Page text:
- Complete the Equality and Diversity briefing: The course introduces you to what equality and diversity mean and why they are important both to the University and to you as an individual. It provides an overview of the legislation, your rights and responsibilities, and guidelines for ensuring that equality and diversity are embedded in your work.
- Complete the Bullying and Harassment training: This training course is designed to give you a better understanding of the legal and moral responsibilities of all staff, as well as knowledge and skills necessary to work successfully as part of a diverse team.
About the University
The University of Oxford is a complex and stimulating organisation which enjoys an international reputation as a world-class centre of excellence in research and teaching. The University has a student population of over 24,000 and employs more than 14,000 people - the largest employer in Oxfordshire.
Oxford is the oldest University in the English-speaking world, with a rich history that has contributed to its unique collegiate structure. The University is composed of Academic Services, University Collections (including libraries and museums), University Administrative Services and four highly devolved academic divisions (which oversee roughly 100 departments). In addition, students and researchers are associated with individual colleges. Find out more about the structure of the University
The University is spread across sites in Oxford. Many colleges, departments and administrative services are located in the city centre, with further scientific departments located around the Old Road Campus and the hospitals in Headington. Other departments are located around the Radcliffe Observatory Quarter in Jericho, to the west of the city centre. Find your way around.
New to the University
As a new starter you probably have lots of questions, so we recommend you spend some time during your first few weeks exploring the New to the University webpages. You may also find the University Staff Handbooks and the online induction for new staff useful. If you have moved to Oxford from overseas, please also see information for international staff. New staff are also encouraged to register for the termly Professional Services Staff Induction.
A wide range of resources and benefits is available to all staff, for both work and personal life. The University offers staff a competitive rewards package, alongside many initiatives to encourage a healthy work-life balance, such as family-friendly schemes and well-being activities. Additionally, you'll have opportunities to meet like-minded people through one of our many networks, or further develop yourself at one of our training centres. Outside of work, you might like to take a walk in Wytham Woods, a swim at the Iffley pool, or catch a performance at the Sheldonian Theatre. With so much available, you are encouraged to explore what's on offer (we've included some of the more popular offerings and resources below).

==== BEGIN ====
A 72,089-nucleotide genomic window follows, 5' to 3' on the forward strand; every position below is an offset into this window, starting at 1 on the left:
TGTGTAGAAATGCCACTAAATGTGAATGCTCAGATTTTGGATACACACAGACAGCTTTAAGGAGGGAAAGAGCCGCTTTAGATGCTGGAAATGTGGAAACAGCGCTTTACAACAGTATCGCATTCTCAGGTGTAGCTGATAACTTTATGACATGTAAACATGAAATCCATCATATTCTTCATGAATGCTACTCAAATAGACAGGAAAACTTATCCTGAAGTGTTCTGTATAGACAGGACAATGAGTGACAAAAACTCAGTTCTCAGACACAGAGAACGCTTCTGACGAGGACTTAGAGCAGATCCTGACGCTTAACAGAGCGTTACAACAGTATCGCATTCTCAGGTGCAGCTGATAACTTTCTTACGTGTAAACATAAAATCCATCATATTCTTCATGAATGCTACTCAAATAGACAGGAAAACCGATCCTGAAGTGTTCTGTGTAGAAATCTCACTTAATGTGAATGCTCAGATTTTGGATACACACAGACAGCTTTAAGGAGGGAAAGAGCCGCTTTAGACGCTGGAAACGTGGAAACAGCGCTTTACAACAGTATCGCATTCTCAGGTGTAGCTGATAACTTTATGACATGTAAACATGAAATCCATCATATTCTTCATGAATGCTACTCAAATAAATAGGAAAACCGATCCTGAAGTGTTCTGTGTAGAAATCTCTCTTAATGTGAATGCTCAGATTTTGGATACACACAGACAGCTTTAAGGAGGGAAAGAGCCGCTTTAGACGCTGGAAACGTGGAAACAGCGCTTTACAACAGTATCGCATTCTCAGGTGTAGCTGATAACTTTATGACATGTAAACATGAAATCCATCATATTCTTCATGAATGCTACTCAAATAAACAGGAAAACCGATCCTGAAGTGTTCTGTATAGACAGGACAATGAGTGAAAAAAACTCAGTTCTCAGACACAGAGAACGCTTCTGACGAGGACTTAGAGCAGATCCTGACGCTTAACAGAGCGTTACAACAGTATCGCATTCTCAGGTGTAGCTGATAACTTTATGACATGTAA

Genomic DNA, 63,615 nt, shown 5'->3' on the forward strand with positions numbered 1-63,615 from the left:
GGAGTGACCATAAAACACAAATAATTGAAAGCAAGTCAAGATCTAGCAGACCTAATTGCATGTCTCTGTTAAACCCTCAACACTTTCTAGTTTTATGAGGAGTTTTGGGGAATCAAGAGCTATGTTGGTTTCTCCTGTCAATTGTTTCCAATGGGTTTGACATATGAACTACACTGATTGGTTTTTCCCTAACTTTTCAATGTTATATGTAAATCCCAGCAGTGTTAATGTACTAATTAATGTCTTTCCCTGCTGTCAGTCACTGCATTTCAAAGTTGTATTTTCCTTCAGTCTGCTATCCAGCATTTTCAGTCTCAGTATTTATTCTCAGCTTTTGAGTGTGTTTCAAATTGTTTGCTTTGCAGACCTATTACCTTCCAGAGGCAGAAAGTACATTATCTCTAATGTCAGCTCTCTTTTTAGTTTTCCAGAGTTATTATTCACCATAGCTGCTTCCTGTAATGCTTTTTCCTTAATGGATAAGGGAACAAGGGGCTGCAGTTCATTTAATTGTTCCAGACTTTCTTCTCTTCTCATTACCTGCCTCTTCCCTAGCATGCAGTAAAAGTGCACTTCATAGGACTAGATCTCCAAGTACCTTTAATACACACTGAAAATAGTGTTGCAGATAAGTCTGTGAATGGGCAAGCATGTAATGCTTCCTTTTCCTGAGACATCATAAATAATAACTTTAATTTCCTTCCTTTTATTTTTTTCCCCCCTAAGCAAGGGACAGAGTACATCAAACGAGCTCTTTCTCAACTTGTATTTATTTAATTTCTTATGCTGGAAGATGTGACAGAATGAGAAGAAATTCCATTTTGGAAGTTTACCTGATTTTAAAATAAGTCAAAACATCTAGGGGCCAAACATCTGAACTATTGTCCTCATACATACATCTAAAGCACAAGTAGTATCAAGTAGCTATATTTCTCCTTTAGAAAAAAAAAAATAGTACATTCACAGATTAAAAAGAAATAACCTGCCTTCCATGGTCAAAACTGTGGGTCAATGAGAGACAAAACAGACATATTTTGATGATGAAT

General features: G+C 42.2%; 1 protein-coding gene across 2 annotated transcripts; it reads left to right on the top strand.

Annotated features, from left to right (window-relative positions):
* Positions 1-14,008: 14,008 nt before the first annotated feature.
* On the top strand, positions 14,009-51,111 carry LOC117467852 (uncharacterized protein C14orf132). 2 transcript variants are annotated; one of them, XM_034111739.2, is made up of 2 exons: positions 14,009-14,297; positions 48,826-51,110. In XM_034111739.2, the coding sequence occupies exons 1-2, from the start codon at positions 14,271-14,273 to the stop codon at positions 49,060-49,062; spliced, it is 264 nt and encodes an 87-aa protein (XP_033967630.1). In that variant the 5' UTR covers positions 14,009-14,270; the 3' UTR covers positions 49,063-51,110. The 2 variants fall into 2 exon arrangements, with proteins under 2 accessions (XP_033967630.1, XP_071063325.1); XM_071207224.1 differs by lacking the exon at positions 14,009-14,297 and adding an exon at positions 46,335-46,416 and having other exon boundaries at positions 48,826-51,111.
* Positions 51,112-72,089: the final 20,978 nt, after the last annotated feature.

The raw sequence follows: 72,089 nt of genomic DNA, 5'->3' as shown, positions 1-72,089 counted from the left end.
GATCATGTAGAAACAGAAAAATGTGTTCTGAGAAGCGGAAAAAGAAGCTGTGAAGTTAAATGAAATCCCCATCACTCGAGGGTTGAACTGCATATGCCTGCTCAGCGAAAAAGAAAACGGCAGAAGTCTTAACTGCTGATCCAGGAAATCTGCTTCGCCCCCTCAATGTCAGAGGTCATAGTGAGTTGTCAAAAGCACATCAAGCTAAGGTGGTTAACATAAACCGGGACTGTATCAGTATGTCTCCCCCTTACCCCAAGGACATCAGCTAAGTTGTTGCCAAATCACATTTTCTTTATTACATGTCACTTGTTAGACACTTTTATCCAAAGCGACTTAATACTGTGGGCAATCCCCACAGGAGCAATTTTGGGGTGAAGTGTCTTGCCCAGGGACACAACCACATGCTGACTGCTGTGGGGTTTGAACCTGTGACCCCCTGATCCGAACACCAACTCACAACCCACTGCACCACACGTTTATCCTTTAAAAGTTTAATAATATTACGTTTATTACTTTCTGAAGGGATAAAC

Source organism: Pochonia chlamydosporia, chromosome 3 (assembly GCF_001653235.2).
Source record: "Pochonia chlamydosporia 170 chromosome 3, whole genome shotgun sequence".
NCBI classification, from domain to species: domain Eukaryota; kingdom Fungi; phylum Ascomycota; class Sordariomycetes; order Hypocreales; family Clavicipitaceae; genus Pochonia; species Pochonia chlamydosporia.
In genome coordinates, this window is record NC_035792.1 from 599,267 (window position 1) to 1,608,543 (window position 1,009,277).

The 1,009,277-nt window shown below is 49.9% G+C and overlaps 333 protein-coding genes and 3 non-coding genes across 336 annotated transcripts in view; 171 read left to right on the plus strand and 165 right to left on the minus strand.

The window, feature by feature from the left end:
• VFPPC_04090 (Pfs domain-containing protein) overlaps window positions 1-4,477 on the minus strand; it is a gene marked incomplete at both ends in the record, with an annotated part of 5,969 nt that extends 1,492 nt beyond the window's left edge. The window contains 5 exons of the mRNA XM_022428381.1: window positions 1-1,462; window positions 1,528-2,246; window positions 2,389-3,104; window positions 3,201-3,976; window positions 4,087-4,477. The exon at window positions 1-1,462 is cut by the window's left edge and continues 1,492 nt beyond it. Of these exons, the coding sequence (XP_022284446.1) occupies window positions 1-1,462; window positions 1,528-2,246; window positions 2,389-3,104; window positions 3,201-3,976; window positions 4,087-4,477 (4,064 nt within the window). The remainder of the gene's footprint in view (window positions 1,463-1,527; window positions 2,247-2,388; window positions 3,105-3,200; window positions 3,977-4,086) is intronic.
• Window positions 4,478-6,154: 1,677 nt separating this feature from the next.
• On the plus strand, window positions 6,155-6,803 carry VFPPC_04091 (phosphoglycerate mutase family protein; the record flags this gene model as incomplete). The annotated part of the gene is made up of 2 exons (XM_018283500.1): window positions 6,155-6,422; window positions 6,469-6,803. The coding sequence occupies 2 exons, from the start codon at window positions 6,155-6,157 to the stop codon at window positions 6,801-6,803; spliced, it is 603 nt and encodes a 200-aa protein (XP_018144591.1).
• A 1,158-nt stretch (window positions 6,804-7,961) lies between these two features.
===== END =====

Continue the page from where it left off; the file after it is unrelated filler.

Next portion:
Benefits for staff
- Staff Gateway: Your one stop shop for up to date news, events and important announcements from across the colleagiate University. Also includes a helpful Staff Directory. Vist the Staff Gateway.
- Training and Development: The University offers many opportunities for training and staff development. Browse the list of providers to find courses and development opportunities
- Childcare: The University has excellent childcare services with five University nurseries, as well as University-supported places at many other private nurseries.
- Family-friendly benefits: The University subscribes to The Work + Family Space (formerly My Family Care), which offers staff access to support for family-related issues, including emergency back-up childcare and adultcare, a 'speak to an expert' phone line, and a wide range of guides and webinars.
- Disability: We are committed to supporting staff with disabilities or long-term health conditions. For further information, including how to make contact with the University Staff Disability Advisor, please visit Support for Disabled Staff webpages.
- Staff Networks: The University has a number of equality-related staff networks, including the BME, LGBT+ and Disabled Staff networks. Additionally role-based networks (sometimes called Communities of Practice) also exist in many professional areas. Speak to your line manager to find out more about these professional networks.
- University of Oxford Club and Sports Facilities: The University Club provides social, sporting and hospitality facilities, including a gym. Staff can also use University Sports Centre on Iffley Road at discounted rates, including a fitness centre, powerlifting room, and a swimming pool.
- Discounts: University staff can benefit from discounts at various outlets. Additionally, staff based in hospital Trust sites will also receive an NHS card, making them eligible for NHS discounts (including a discount at the John Radcliffe canteen).
- Transport Schemes: The University is committed to helping staff choose ways of travelling that make the least impact on our environment, and support a number of schemes to make sustainable travel affordable, accessible and easy to use. These include interest-free season ticket and bike loans schemes.
- Gardens, Libraries and Museums (GLAM) and Colleges: The University boasts several world-renowned galleries, libraries and museums, as well as outstanding natural outdoor spaces and architecturally interesting colleges, which staff can generally access for free.
- Oxford University Newcomers' Club: The volunteer-run Newcomers' Club aims to help the newly-arrived partners of staff settle in and provides an opportunity to meet people in Oxford.
- Daily News Alert: A round-up of mentions of the University in the media, produced by the Public Affairs Directorate. Sign up to receive the alert by emailing firstname.lastname@example.org.
- Glossary: Don't know your Michaelmas from your Hilary Term; Confused by that invite to Eights; Thought that Mods went out of fashion decades ago...Then don't fret, consult the Oxford Glossary to help you decipher our University's unique jargon (also contains many useful abbreviations relation to Higher Education).